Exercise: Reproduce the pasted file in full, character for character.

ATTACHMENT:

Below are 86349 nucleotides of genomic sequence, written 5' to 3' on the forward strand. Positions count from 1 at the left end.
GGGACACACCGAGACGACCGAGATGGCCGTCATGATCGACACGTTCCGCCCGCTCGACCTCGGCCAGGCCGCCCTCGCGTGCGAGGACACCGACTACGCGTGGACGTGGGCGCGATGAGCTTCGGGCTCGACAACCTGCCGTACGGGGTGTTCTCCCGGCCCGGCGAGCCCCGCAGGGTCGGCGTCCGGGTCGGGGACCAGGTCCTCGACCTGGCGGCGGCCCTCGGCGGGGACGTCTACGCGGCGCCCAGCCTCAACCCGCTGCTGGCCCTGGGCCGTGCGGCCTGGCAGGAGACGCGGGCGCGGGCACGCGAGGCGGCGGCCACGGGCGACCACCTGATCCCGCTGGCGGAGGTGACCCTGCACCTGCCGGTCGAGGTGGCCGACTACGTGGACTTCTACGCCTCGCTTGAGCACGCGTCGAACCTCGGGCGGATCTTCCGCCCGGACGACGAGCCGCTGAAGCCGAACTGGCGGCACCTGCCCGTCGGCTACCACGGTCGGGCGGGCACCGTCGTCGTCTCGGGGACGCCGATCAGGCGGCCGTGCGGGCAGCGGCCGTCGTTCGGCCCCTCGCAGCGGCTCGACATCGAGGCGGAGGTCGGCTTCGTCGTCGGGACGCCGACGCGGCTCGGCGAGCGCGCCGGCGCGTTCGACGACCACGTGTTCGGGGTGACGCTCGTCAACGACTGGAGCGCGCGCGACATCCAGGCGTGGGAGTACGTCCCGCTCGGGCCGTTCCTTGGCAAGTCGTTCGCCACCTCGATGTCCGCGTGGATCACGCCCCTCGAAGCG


Below are 86349 nucleotides of genomic sequence, written 5' to 3' on the forward strand. Positions count from 1 at the left end.
GGGACACACCGAGACGACCGAGATGGCCGTCATGATCGACACGTTCCGCCCGCTCGACCTCGGCCAGGCCGCCCTCGCGTGCGAGGACACCGACTACGCGTGGACGTGGGCGCGATGAGCTTCGGGCTCGACAACCTGCCGTACGGGGTGTTCTCCCGGCCCGGCGAGCCCCGCAGGGTCGGCGTCCGGGTCGGGGACCAGGTCCTCGACCTGGCGGCGGCCCTCGGCGGGGACGTCTACGCGGCGCCCAGCCTCAACCCGCTGCTGGCCCTGGGCCGTGCGGCCTGGCAGGAGACGCGGGCGCGGGCACGCGAGGCGGCGGCCACGGGCGACCACCTGATCCCGCTGGCGGAGGTGACCCTGCACCTGCCGGTCGAGGTGGCCGACTACGTGGACTTCTACGCCTCGCTTGAGCACGCGTCGAACCTCGGGCGGATCTTCCGCCCGGACGACGAGCCGCTGAAGCCGAACTGGCGGCACCTGCCCGTCGGCTACCACGGTCGGGCGGGCACCGTCGTCGTCTCGGGGACGCCGATCAGGCGGCCGTGCGGGCAGCGGCCGTCGTTCGGCCCCTCGCAGCGGCTCGACATCGAGGCGGAGGTCGGCTTCGTCGTCGGGACGCCGACGCGGCTCGGCGAGCGCGCCGGCGCGTTCGACGACCACGTGTTCGGGGTGACGCTCGTCAACGACTGGAGCGCGCGCGACATCCAGGCGTGGGAGTACGTCCCGCTCGGGCCGTTCCTTGGCAAGTCGTTCGCCACCTCGATGTCCGCGTGGATCACGCCCCTCGAAGCG